Many of my tenants have become friends and as such I owe it to them to keep my business viable. If my business fails most of my tenants will have nowhere to go.

This is the truth that will be very inconvenient for this government.

Tyrone



Comments

Simon Griffith

16:53 PM, 1st December 2016
About 2 years ago

Quite right Tyrone. There are more reasons too :
Once a Brexit deadline is announced then you can expect a stampede from Eastern Europe which will make the 300,000 net seem paltry as those people considering coming here make their minds up before the borders 'close'. I expect that this is already happening. It is a fallacy that those already here will go home or not be allowed to stay - it just won't happen.
Build to rent operators have shareholders to please and with the ironic assistance of this pathetic government will push for the absolute maximum rent on each and every property (already charging record rents in my area). It is their duty to do so and they won't think like PRS landlords who have for many years generously shared their success (low interest rates, high demand, immigration etc) by offering loyal tenants below market level rents.
The illusion of helping tenants by banning agency fees will of course find itself manifested in higher rents - someone has to pay for the agents and the landlords are running out of slack to absorb any more costs.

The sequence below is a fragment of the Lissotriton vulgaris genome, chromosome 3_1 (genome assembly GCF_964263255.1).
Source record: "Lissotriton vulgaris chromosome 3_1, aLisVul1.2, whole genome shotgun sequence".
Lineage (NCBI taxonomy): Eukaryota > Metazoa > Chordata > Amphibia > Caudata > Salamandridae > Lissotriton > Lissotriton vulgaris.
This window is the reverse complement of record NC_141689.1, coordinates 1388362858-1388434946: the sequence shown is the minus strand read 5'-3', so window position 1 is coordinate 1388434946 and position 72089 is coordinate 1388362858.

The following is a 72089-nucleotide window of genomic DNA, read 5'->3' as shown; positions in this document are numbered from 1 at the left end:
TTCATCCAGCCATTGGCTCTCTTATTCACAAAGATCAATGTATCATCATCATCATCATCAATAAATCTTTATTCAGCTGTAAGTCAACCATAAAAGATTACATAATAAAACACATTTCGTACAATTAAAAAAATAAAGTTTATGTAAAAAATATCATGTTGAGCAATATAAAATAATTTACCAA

I understand that buy to let sales underpinned a lot of new developments and this will clearly no longer be the case. The shambolic planning system. NIMBY outlook and reduced B2L demand will mean whatever the government says the number of new units built will fall further behind -widening the gap between demand and supply further.
It's all so obvious to me and a tragedy that the government just can't see this or doesn't care.

Old Mrs Landlord

21:57 PM, 1st December 2016
About 2 years ago

A further incentive for landlords who are little or not at all affected by Section 24 to raise rents is all the agitation for rent controls by Labour politicians, Shelter, Generation Rent et al. Landlords who aren't in the habit of raising rents between tenancies simply can't risk being caught with their rents well below the average when minimum annual increases get capped to the rate of inflation or whatever.

Old Mrs Landlord

22:02 PM, 1st December 2016
About 2 years ago